Charter Spectrum, for example, has faced two different lawsuits in recent years over robocalling users to upsell cable TV bundles. Dish Network was also recently ordered to pay $280 million in penalties for violating Do Not Call laws, but only after eight long years of litigation.
Margot Saunders, senior counsel at the National Consumer Law Center, recently testified before the Senate Commerce Committee noting that just two of the top 20 robocallers in the United States were actually scammers.
“If your phone is ringing all the time and it’s a debt collector trying to collect either a debt from you or a debt that someone else owes, and they won’t stop when you ask them to stop … that’s a privacy issue that the FCC should be addressing,” Saunders recently told Slate. “We’ve raised that with them, but they’re still talking about scams.”
The Telephone Consumer Protection Act, passed in 1991, dictates that autodialing robocallers must have consumer consent to contact you while providing working opt out tools. Yet student loan collectors in particular are routinely allowed to tap dance around the law. A number of companies have petitioned the FCC to further exempt themselves from daily robocall limits.
Wireless carriers like AT&T have long been criticized for not doing enough to thwart the calls. In part because back when carriers used to bill calls by the minute, any calls conducted over their network (whether marketing or a scam) made them money. As unlimited voice became standard that shifted, though many were still resistant to spending money to help solve the problem.
Back in 2016, a campaign from Consumers Union managed to collect more than 600,000 signatures in an attempt to ramp up pressure on historically-apathetic companies, consistently singling out AT&T as one of the more apathetic carriers.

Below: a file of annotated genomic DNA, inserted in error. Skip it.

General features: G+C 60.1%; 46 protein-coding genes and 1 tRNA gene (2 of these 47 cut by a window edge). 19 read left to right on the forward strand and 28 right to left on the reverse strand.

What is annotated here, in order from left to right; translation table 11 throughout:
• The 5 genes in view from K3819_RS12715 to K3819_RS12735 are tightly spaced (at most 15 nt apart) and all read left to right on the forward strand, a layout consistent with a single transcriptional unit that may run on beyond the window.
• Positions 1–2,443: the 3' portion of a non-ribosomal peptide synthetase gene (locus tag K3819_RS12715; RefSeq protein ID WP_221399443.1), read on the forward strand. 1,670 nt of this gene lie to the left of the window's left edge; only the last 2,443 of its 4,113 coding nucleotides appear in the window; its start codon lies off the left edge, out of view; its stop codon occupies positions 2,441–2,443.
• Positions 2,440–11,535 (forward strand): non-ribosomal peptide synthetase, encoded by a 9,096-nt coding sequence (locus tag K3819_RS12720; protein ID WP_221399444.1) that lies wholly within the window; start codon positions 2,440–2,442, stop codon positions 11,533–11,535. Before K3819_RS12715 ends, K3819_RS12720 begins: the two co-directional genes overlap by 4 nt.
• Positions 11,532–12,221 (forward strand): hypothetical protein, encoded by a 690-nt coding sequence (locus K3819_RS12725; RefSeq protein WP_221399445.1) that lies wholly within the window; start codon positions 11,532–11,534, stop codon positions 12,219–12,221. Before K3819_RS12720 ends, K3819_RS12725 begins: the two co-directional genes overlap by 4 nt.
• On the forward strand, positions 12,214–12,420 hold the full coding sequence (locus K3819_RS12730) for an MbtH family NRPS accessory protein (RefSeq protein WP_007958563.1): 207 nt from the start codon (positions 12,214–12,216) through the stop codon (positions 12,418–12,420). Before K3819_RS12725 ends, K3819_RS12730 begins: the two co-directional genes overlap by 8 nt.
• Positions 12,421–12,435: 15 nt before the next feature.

AT&T has a history of turning a blind eye to various types of fraud when the company gets a cut of the proceeds, and at one point responded to allegations of robocall apathy by falsely claiming the government prevented it from doing more.
AT&T was subsequently put in charge of the FCC’s robocall strike force by former agency boss Tom Wheeler. The criticism and public pressure has also forced AT&T to launch creatively-named services like AT&T Call Protect, which provides eligible AT&T customers with an additional layer of automatic fraud blocking and suspected scam warnings.
Carrier members of that task force have also been testing technologies like SHAKEN and STIR, which will ultimately allow carriers to digitally sign off on caller ID data using cryptographic keys. And while Canadian regulator the CRTC recently approved new rules requiring such tech be deployed early next year, the US FCC has yet to formally mandate their usage.
The robocall problem persists thanks to the inexpensive ease of spoofing technology and regulatory action that’s often inconsistently applied. As a result, the onus still tends to rest on the shoulder of consumers to use a variety of different technical services that are sometimes free (Hiya) or have a smaller monthly charge (Robokiller or Nomorobo).
And while there’s some promising additional tech on the horizon that could help reduce some of the annoyance, you should probably expect the noxious robocall menace to get a little bit worse before it gets better.